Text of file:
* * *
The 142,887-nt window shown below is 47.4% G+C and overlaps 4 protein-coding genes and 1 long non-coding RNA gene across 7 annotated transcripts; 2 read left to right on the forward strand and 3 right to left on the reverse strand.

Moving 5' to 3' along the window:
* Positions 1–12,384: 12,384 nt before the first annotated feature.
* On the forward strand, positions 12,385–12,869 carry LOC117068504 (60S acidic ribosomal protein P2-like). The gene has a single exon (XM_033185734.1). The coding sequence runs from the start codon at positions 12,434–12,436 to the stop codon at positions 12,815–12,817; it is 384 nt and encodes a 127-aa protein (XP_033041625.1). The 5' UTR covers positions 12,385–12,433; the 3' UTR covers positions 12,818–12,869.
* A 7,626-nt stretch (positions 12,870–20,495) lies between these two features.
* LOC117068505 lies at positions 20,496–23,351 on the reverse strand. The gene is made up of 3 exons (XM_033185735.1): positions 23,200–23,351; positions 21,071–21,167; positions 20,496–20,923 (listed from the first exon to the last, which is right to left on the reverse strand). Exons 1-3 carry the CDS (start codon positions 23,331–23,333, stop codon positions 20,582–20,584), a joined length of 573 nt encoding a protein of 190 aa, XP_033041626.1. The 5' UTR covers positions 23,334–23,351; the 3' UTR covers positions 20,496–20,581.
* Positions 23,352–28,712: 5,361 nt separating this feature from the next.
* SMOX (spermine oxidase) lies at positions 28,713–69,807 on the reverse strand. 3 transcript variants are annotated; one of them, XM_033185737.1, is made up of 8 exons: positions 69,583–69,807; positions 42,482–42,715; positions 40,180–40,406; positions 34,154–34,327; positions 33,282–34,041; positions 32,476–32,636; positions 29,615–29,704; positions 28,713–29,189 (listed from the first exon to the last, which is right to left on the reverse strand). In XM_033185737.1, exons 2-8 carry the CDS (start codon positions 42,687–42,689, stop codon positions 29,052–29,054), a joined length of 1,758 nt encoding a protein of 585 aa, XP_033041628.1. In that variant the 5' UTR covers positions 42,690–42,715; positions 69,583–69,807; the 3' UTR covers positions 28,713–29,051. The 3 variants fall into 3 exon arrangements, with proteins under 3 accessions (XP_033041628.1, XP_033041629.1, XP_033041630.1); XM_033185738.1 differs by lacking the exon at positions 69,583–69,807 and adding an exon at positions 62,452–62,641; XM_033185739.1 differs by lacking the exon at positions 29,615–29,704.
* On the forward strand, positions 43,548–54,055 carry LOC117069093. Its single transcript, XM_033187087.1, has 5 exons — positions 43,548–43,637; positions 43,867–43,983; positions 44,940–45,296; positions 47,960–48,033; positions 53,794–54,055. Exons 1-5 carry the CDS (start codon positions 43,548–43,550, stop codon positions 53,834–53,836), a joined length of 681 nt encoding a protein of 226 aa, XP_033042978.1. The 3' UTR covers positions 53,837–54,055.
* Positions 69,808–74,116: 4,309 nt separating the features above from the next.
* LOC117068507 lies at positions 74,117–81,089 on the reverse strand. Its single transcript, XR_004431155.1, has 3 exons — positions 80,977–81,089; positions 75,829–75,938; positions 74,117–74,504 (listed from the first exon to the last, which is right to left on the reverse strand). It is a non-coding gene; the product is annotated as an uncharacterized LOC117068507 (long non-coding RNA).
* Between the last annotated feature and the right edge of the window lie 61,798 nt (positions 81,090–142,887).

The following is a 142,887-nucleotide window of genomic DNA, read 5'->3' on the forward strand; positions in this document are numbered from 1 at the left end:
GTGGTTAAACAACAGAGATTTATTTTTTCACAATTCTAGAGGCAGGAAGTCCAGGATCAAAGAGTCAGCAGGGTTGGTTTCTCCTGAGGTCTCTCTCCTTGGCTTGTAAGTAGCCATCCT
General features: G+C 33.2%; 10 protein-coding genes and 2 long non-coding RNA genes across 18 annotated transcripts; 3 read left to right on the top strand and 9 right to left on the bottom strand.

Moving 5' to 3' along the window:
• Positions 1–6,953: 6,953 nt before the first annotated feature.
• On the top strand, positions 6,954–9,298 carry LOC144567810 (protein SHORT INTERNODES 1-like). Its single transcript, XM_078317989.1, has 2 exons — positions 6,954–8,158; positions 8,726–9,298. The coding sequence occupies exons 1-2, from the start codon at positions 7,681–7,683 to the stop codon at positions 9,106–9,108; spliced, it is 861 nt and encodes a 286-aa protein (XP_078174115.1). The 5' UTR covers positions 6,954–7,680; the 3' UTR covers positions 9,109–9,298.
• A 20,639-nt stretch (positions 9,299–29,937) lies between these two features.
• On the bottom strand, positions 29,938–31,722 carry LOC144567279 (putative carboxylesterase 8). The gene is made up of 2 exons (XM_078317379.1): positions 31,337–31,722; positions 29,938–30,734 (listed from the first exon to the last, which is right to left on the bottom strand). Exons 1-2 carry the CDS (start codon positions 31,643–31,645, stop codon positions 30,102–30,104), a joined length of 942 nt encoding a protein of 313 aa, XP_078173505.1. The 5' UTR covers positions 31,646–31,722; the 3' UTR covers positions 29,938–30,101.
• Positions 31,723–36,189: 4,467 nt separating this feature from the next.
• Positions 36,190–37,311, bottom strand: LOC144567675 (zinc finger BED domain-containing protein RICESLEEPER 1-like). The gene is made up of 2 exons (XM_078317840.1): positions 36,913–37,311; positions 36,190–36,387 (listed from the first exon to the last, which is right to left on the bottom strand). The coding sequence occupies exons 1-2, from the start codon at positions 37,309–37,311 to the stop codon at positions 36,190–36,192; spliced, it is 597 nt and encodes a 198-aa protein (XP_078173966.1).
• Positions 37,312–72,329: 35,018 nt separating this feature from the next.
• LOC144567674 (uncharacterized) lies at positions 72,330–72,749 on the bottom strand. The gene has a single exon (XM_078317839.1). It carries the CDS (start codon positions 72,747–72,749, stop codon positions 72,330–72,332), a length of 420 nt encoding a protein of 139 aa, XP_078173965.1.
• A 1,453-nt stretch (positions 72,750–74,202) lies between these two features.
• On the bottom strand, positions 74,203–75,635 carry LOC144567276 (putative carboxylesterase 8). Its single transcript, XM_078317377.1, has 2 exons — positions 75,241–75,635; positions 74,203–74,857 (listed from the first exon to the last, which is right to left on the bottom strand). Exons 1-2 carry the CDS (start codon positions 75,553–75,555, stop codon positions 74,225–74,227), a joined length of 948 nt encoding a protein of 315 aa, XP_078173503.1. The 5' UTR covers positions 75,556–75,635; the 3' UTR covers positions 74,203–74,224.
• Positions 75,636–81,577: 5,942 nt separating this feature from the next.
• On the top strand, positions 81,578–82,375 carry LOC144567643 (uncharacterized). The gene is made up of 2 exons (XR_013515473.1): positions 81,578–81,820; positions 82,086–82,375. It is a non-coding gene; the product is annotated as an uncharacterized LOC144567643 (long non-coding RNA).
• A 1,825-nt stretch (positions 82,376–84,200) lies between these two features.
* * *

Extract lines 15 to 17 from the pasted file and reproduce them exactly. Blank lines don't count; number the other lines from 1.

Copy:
General features: G+C 33.2%; 10 protein-coding genes and 2 long non-coding RNA genes across 18 annotated transcripts; 3 read left to right on the top strand and 9 right to left on the bottom strand.

Moving 5' to 3' along the window:
• Positions 1–6,953: 6,953 nt before the first annotated feature.